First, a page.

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Posts tagged ‘standardized tests’

SBAC Creates Barriers for High-Poverty Districts, Not a Valid Measure of Student Growth

CEA Director of Policy & Research Donald Williams

CEA Director of Policy & Research Donald Williams at today’s meeting of the state Mastery Examination Committee.

New research showing that the Smarter Balanced Assessment Consortium (SBAC) test disproportionately disadvantages students and teachers in high-poverty districts was distributed to members of the state Mastery Examination Committee today.

The study of 600 teachers, conducted by Abacus Associates for the Connecticut Education Association, underscores mounting concerns by legislators, educators, parents, and others about the test’s validity, fairness, and negative impact on students—particularly those in high-poverty districts and those with limited access to computers. Read more

SBAC Validity Linked to Use and Purpose; SDE Unveils New Growth Model

masetery exam comm

The state’s Mastery Examination Committee met today to discusses purposes of student assessment and the state’s new growth model.

At a meeting of the state’s Mastery Examination Committee today, committee members discussed the purpose and use of standardized tests.

“One of the real things that occurred in the last era was a misuse of the state exam,” Commissioner of Education Dianna Wentzell said. “It created an over-focus on the exam itself and a narrowing of the curriculum in some cases to the things that were assessed.”

Don Williams, CEA director of Policy, Research, and Reform, pointed out that education researcher James Popham has strongly cautioned against misusing standardized tests designed for one purpose to fulfill a completely separate purpose.

Popham writes that the validity of a test, such as SBAC, which is designed to evaluate school and district performance, is rendered invalid if it is used for purposes not fully supported by evidence. Read more

Teachers Rally at the Capitol for More Learning, Less Testing

“We want legislators to get rid of SBAC now. The clock is ticking,” CEA President Sheila Cohen told teachers, principals, students, and the public at a rally tonight at the State Capitol in Hartford.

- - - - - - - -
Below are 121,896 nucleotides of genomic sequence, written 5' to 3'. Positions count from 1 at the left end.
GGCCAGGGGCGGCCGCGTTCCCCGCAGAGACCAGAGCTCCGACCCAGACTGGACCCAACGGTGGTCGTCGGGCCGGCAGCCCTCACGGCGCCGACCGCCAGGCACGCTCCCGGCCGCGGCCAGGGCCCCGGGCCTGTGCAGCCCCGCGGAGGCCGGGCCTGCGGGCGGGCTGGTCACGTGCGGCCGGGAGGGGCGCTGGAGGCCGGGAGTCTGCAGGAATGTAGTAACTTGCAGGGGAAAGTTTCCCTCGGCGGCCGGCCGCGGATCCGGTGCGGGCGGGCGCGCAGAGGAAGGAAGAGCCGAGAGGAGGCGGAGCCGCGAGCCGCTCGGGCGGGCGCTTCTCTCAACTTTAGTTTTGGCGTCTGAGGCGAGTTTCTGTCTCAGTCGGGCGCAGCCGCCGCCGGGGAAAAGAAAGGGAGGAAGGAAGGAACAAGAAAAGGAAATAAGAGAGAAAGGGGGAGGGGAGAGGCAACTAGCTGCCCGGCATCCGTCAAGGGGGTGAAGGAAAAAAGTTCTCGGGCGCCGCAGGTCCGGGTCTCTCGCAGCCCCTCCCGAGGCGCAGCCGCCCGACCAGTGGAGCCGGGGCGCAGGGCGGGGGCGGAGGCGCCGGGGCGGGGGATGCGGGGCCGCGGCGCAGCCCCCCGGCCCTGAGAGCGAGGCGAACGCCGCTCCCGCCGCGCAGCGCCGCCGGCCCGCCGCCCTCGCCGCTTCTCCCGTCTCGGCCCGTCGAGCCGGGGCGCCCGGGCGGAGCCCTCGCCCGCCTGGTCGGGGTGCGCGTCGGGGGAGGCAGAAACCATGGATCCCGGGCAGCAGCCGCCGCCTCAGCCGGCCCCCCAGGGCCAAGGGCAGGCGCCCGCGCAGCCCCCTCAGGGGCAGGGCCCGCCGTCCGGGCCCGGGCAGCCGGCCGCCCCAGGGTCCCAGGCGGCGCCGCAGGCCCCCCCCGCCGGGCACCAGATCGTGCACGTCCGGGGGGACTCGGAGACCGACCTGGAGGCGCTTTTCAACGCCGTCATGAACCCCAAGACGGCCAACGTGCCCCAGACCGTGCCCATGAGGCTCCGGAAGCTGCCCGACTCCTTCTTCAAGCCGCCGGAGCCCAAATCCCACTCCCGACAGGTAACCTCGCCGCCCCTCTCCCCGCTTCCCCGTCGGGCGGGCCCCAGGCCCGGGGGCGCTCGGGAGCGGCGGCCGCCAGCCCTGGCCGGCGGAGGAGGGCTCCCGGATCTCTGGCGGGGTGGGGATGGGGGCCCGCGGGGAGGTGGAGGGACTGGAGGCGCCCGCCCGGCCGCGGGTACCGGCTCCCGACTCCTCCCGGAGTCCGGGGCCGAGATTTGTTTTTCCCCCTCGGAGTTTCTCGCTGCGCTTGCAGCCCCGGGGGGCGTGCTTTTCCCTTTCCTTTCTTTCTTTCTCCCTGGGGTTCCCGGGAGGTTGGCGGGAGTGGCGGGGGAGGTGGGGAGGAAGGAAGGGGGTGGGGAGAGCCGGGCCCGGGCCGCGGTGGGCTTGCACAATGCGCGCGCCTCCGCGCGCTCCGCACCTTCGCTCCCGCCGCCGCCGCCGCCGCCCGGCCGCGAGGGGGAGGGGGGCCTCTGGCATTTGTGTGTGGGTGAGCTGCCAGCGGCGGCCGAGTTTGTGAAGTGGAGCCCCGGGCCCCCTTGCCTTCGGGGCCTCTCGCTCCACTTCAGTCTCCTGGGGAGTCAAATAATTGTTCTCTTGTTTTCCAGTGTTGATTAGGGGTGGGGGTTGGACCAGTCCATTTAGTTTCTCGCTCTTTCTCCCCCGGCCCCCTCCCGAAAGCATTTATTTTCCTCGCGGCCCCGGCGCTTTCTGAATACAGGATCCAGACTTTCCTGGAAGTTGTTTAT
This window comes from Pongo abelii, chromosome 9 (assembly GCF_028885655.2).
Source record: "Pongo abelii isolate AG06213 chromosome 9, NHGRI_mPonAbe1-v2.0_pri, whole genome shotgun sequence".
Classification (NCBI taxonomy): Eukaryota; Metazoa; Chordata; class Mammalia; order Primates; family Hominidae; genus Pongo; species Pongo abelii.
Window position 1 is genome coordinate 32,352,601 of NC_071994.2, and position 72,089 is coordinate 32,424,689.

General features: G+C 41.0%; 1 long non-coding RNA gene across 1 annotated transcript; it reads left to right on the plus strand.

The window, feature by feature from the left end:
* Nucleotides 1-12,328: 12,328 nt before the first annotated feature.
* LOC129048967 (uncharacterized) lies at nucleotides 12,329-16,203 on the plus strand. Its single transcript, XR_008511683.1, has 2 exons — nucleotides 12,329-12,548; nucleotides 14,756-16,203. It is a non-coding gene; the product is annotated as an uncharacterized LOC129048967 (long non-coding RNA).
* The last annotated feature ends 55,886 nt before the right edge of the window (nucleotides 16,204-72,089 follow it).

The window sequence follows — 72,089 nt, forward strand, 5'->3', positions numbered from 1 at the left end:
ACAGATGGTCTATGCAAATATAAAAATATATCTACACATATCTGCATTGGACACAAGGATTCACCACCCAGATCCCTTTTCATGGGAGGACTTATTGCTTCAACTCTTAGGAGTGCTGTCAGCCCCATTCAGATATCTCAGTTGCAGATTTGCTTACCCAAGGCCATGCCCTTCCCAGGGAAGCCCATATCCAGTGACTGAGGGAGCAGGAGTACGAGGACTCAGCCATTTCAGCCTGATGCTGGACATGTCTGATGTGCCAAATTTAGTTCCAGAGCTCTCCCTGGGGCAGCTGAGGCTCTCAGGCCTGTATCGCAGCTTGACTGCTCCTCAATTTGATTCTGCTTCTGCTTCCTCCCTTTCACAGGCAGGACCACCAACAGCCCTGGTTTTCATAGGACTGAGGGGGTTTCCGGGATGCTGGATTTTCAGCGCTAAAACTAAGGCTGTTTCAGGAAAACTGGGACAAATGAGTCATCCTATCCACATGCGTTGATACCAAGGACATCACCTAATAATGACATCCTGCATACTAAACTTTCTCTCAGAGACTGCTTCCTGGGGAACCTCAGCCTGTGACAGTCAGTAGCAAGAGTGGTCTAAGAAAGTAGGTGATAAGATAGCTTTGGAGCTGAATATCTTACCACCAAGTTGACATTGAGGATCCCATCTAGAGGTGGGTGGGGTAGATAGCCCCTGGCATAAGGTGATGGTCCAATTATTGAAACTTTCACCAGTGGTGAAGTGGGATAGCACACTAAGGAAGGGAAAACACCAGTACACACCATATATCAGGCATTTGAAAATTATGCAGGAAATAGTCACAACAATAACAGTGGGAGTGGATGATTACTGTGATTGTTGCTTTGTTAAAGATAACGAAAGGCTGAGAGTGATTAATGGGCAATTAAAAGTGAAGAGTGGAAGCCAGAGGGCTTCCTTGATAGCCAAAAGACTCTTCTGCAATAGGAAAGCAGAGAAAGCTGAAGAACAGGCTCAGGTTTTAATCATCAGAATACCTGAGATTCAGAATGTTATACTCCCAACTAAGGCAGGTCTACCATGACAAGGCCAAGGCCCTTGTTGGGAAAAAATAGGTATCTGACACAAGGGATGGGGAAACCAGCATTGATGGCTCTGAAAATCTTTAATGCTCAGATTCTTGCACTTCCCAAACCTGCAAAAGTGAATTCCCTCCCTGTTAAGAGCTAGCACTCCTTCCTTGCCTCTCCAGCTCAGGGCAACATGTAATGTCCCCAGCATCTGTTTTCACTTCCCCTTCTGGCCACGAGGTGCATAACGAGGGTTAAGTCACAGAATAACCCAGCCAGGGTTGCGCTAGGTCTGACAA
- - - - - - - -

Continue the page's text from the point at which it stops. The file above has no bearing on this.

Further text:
In reaction, the crowd erupted in cheers, replying, “Let us teach. Let us teach. Let us teach.”

At a rally at the State Capitol, CEA President Sheila Cohen told teachers, principals, students and the public that

At a rally at the State Capitol, CEA President Sheila Cohen told teachers, principals, students and the public that “We want legislators to get rid of SBAC now.”

More teaching and less testing was the theme of tonight’s rally. “We want legislators to know that testing is not learning. Excessive testing and test prep is wasting children’s time,” Cohen said.

Hundreds of people packed the North Lawn of the State Capitol for the rally. Cromwell teacher Tim O’Neill described it as a show of solidarity to ensure that legislators hear the voice of teachers.

A group of Rocky Hill teachers explained that today was the last day of SBAC administration in their school district. Teacher Lynn Marinelli said, “I feel bad that we put the kids through something that is not fundamentally appropriate.” Her colleague, Rocky Hill teacher Kristen Hassett, said she felt compelled to attend the rally to speak up for her students. “SBAC took important time away from teaching,” she said. Read more

Study Shows College Applicants Who Don’t Submit SAT Scores Do Just as Well

Photo by albertogp123 via Flickr.

Photo by albertogp123 via Flickr.

Studying for and taking the SATs are a rite of passage for college-bound high school students, but a new study is casting doubt on the usefulness of this high-stakes exam. At colleges and universities that have made the submission of SAT scores optional, students who did not submit scores had a cumulative GPA only 0.05 percent lower and a college graduation rate just 0.6 percent lower than students who did submit scores. Read more

CEA, Parents, and Educators Speak Out About Teacher Evaluation